But the law also cut by 45 percent the amount health care providers can charge to reimburse survivors for services not covered by Medicare — a change supporters say prevents patients from accessing high-quality care.
On the subject:
In total, 4,082 healthcare worker jobs have been cut since 2021, and 6,857 accident patients have been cut from care since the policy took effect. research The Michigan Institute of Public Health found.
Gov. Gretchen Whitmer told Bridge Michigan that she expects conversations about ways to adjust the law could begin early next year.
“There’s work to be done here so that people who have been injured can get the support they’ve paid for,” Whitmer told Bridge Michigan. “I’m interested in that.”
Until 2020, Michigan was the only state where drivers were required to pay for comprehensive personal injury insurance. This became optional after the new law came into force and drivers are now allowed to choose different levels of cover.
The Michigan Catastrophic Claims Association — an industry nonprofit that collects annual fees from Michigan motorists to cover medical care for accident victims — has reduced its fees and issued $400 per vehicle reimbursement checks to Michigan drivers at Whitmer’s request after 2019. the right
The association recently raised its new annual car ratings to a level $48 minimum per vehicle per year, after a a recent appellate court decision that found that patients who began receiving auto injury care before the 2019 law passed were not subject to the changes. This decision is under cassation procedure.
While reform advocates say the ruling eased some of the pressure, they are still pushing for changes to the law to ensure future victims don’t face the same problems.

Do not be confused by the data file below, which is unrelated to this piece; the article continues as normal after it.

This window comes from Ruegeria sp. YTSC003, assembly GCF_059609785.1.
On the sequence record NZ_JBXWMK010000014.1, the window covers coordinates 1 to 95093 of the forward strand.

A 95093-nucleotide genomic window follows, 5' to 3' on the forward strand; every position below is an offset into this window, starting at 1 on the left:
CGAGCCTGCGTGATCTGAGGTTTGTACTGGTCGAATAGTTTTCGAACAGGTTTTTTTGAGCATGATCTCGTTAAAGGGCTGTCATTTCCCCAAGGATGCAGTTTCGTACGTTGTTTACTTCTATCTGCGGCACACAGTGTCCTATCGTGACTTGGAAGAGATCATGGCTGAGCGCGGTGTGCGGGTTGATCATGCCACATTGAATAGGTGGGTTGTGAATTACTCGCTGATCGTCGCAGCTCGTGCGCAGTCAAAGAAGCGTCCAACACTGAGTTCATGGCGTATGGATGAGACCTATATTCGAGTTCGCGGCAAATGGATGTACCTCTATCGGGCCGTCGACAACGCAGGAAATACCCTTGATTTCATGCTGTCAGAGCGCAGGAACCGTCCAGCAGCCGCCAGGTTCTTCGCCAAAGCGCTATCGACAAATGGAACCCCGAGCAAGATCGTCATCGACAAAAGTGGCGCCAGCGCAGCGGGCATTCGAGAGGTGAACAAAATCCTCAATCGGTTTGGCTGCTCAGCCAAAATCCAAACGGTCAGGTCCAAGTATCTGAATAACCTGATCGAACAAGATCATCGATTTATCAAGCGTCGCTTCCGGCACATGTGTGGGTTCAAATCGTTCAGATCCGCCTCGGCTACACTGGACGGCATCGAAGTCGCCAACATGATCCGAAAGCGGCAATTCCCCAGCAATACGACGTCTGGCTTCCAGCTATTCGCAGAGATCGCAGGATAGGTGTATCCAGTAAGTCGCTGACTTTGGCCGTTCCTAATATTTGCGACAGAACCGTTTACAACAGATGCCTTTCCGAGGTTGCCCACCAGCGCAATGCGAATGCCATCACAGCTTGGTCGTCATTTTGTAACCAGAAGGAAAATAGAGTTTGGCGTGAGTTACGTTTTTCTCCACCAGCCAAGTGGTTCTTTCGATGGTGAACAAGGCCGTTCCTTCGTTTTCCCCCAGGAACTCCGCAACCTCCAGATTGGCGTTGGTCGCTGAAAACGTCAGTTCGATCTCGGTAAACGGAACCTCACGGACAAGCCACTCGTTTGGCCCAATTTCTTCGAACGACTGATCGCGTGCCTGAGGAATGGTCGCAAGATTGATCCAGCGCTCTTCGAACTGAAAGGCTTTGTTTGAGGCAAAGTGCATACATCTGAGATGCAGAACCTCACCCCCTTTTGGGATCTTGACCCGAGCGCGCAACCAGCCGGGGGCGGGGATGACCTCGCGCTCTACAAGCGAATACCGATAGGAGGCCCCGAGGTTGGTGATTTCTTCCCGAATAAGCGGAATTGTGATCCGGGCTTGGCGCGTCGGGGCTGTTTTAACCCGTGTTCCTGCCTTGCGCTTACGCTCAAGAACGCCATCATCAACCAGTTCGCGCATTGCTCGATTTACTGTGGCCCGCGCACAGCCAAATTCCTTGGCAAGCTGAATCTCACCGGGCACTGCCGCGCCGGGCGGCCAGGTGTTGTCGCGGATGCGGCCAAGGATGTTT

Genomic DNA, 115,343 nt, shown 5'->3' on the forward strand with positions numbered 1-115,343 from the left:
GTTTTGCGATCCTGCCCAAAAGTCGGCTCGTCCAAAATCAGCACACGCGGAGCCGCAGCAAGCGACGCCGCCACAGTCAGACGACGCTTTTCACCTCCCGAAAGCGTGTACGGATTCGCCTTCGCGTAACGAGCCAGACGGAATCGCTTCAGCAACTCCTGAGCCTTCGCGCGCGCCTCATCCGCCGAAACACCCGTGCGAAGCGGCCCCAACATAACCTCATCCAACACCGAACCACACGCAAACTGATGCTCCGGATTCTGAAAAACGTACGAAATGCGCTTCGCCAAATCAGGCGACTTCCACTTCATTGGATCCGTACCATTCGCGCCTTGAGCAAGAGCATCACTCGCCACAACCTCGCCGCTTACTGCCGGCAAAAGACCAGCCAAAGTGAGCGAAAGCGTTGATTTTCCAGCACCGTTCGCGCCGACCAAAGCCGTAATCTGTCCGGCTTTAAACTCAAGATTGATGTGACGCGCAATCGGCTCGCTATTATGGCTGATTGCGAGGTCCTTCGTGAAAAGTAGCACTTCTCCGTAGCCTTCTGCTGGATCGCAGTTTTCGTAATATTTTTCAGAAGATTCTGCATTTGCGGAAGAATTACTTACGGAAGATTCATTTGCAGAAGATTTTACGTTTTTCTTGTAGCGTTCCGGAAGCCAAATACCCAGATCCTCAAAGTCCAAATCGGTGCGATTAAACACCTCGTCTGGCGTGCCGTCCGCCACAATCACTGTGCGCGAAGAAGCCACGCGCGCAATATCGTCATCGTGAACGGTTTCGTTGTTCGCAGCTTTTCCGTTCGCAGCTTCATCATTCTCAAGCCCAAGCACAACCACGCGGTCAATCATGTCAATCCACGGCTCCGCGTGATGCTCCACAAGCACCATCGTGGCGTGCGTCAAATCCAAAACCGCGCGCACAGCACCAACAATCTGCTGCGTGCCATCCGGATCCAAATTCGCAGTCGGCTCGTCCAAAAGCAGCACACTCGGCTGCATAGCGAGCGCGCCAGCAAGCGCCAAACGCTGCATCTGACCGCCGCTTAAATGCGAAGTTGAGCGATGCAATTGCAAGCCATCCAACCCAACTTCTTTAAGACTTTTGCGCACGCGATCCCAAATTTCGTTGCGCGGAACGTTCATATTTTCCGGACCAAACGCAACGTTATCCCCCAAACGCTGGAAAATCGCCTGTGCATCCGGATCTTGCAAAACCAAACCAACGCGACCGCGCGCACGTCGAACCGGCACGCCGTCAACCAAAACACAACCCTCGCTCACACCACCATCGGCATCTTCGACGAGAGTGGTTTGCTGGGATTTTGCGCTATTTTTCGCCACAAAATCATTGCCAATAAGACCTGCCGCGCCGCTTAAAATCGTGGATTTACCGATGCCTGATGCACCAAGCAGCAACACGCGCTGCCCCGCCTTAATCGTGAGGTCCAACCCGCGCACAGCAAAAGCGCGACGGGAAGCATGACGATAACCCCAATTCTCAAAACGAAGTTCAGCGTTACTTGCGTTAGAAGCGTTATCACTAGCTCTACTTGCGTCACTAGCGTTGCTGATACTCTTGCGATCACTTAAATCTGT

“What we’re really looking for is a legislative solution that will make all of this moot and we can just go back to restoring continuity of care for accident victims,” said Tom Judd, president of the Michigan Brain Injury Council.
Rep. Julie Rogers, D-Kalamazoo, is a physical therapist who has worked with people who have suffered catastrophic injuries and is a longtime supporter of the payment schedule adjustment legislation outlined in the 2019 law.
She said lawmakers feel an urgent need to overhaul the law, even though Democrats are likely to have a busy agenda taking over after 40 years without control of both chambers of the Legislature.
“No-fault car issues are life and death,” Rogers said. “For me, that makes it really top of the list of things to fix.”
Supporters of the existing law say the changes were a difficult but necessary trade-off to keep costs down.
In a statement provided by Bridge Michigan, Insurance Alliance of Michigan Director Erin McDonough said the 2019 reforms have made insurance more affordable for tens of thousands of drivers and mean Michigan is no longer the most expensive state to purchase auto insurance.
Getting auto accident victims the medical care they need remains a priority for insurers, McDonagh said, adding that the 2019 law was Michigan’s first attempt to create a system of checks and balances for medical costs.
“We are calling for a broader view to ensure that savings for Michigan consumers remain protected as the Legislature and governor pursue any reform assessment,” she said.
If Whitmer and future lawmakers can come up with a solution that changes the law without hurting savings, current House Speaker Jason Wentworth said he has no problem — but none of the plans that have been released so far would do that. he said.
He does not plan to raise the issue during the legislative session before the new term begins next year.
“If there’s a sweet spot to fix a perceived problem that exists, I’ve been willing to look at it from day one,” said Clare, a Republican. “I’ve never been presented with a plan that actually fixes this and preserves savings. And so if they can handle the next term, then great.”
William Brooke, an Erie Republican-elect whose home care business had two clients affected by the policy change, said one of his priorities was to find ways to fix the legislation, which was “well-intentioned” but negatively affects businesses and residents.
The 2019 law “has had good results in that more people now have auto insurance, but it has also had some adverse effects,” he said.
“We don’t do a lot of auto repairs, but we had two clients in particular that their rates were reduced by almost 60 percent, and so that didn’t allow us to take care of them,” he said. “We’re not alone in this… I’m certainly willing to look into it.”